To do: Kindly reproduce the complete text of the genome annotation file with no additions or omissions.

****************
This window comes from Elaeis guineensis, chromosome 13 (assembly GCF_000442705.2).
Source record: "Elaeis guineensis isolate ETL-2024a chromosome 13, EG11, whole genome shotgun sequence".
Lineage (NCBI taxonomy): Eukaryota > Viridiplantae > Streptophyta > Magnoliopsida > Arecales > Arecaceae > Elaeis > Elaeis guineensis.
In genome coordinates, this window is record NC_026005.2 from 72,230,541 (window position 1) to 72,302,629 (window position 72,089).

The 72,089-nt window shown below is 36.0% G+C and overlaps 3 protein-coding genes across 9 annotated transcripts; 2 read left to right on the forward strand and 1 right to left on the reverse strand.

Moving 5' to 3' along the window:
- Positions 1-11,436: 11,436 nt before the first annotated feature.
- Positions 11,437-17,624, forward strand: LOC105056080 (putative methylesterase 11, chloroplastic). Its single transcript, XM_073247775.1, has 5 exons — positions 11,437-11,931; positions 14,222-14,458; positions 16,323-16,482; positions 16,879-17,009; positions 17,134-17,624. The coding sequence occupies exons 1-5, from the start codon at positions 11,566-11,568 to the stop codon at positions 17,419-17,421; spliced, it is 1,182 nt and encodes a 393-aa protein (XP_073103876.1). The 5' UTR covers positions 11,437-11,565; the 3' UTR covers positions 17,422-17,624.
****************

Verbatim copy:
This window comes from Elaeis guineensis, chromosome 13 (assembly GCF_000442705.2).
Source record: "Elaeis guineensis isolate ETL-2024a chromosome 13, EG11, whole genome shotgun sequence".
Lineage (NCBI taxonomy): Eukaryota > Viridiplantae > Streptophyta > Magnoliopsida > Arecales > Arecaceae > Elaeis > Elaeis guineensis.
In genome coordinates, this window is record NC_026005.2 from 72,230,541 (window position 1) to 72,302,629 (window position 72,089).

The 72,089-nt window shown below is 36.0% G+C and overlaps 3 protein-coding genes across 9 annotated transcripts; 2 read left to right on the forward strand and 1 right to left on the reverse strand.

Moving 5' to 3' along the window:
- Positions 1-11,436: 11,436 nt before the first annotated feature.
- Positions 11,437-17,624, forward strand: LOC105056080 (putative methylesterase 11, chloroplastic). Its single transcript, XM_073247775.1, has 5 exons — positions 11,437-11,931; positions 14,222-14,458; positions 16,323-16,482; positions 16,879-17,009; positions 17,134-17,624. The coding sequence occupies exons 1-5, from the start codon at positions 11,566-11,568 to the stop codon at positions 17,419-17,421; spliced, it is 1,182 nt and encodes a 393-aa protein (XP_073103876.1). The 5' UTR covers positions 11,437-11,565; the 3' UTR covers positions 17,422-17,624.